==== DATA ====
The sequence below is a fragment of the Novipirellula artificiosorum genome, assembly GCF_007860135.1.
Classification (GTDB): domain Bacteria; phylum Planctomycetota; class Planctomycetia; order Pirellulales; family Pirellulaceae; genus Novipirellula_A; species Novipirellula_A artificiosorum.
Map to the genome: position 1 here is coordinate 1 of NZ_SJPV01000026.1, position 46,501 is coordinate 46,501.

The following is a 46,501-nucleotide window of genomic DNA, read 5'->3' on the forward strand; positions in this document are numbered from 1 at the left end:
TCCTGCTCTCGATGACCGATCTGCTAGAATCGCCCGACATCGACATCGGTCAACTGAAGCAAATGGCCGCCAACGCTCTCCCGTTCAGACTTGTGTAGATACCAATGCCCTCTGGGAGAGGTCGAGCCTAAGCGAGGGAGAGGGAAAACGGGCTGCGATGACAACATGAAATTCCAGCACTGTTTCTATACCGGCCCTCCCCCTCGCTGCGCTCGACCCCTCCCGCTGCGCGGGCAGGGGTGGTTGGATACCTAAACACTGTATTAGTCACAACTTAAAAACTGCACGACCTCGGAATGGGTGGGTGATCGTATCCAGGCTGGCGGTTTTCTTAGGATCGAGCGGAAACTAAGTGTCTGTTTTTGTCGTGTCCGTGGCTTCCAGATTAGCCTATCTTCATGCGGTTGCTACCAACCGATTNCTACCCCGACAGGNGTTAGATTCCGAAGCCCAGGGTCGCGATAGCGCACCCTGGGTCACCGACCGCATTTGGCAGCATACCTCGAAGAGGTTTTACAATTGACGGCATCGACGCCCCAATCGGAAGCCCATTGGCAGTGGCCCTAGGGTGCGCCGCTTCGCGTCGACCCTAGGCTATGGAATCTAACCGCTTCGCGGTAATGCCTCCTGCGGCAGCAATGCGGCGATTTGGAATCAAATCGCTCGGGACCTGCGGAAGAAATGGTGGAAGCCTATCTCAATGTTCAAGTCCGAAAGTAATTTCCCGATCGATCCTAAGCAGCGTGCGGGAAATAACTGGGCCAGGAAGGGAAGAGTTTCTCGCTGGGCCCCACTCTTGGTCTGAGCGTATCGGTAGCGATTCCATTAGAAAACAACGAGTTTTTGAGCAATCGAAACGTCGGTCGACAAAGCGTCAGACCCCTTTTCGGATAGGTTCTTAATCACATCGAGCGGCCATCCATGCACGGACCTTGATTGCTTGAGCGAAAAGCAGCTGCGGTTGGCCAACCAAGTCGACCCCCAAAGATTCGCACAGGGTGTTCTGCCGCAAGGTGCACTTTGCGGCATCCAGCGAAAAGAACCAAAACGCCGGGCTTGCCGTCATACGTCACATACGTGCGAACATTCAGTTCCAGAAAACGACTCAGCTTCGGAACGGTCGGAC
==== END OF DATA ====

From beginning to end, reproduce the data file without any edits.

The sequence below is a fragment of the Novipirellula artificiosorum genome, assembly GCF_007860135.1.
Classification (GTDB): domain Bacteria; phylum Planctomycetota; class Planctomycetia; order Pirellulales; family Pirellulaceae; genus Novipirellula_A; species Novipirellula_A artificiosorum.
Map to the genome: position 1 here is coordinate 1 of NZ_SJPV01000026.1, position 46,501 is coordinate 46,501.

The following is a 46,501-nucleotide window of genomic DNA, read 5'->3' on the forward strand; positions in this document are numbered from 1 at the left end:
TCCTGCTCTCGATGACCGATCTGCTAGAATCGCCCGACATCGACATCGGTCAACTGAAGCAAATGGCCGCCAACGCTCTCCCGTTCAGACTTGTGTAGATACCAATGCCCTCTGGGAGAGGTCGAGCCTAAGCGAGGGAGAGGGAAAACGGGCTGCGATGACAACATGAAATTCCAGCACTGTTTCTATACCGGCCCTCCCCCTCGCTGCGCTCGACCCCTCCCGCTGCGCGGGCAGGGGTGGTTGGATACCTAAACACTGTATTAGTCACAACTTAAAAACTGCACGACCTCGGAATGGGTGGGTGATCGTATCCAGGCTGGCGGTTTTCTTAGGATCGAGCGGAAACTAAGTGTCTGTTTTTGTCGTGTCCGTGGCTTCCAGATTAGCCTATCTTCATGCGGTTGCTACCAACCGATTNCTACCCCGACAGGNGTTAGATTCCGAAGCCCAGGGTCGCGATAGCGCACCCTGGGTCACCGACCGCATTTGGCAGCATACCTCGAAGAGGTTTTACAATTGACGGCATCGACGCCCCAATCGGAAGCCCATTGGCAGTGGCCCTAGGGTGCGCCGCTTCGCGTCGACCCTAGGCTATGGAATCTAACCGCTTCGCGGTAATGCCTCCTGCGGCAGCAATGCGGCGATTTGGAATCAAATCGCTCGGGACCTGCGGAAGAAATGGTGGAAGCCTATCTCAATGTTCAAGTCCGAAAGTAATTTCCCGATCGATCCTAAGCAGCGTGCGGGAAATAACTGGGCCAGGAAGGGAAGAGTTTCTCGCTGGGCCCCACTCTTGGTCTGAGCGTATCGGTAGCGATTCCATTAGAAAACAACGAGTTTTTGAGCAATCGAAACGTCGGTCGACAAAGCGTCAGACCCCTTTTCGGATAGGTTCTTAATCACATCGAGCGGCCATCCATGCACGGACCTTGATTGCTTGAGCGAAAAGCAGCTGCGGTTGGCCAACCAAGTCGACCCCCAAAGATTCGCACAGGGTGTTCTGCCGCAAGGTGCACTTTGCGGCATCCAGCGAAAAGAACCAAAACGCCGGGCTTGCCGTCATACGTCACATACGTGCGAACATTCAGTTCCAGAAAACGACTCAGCTTCGGAACGGTCGGAC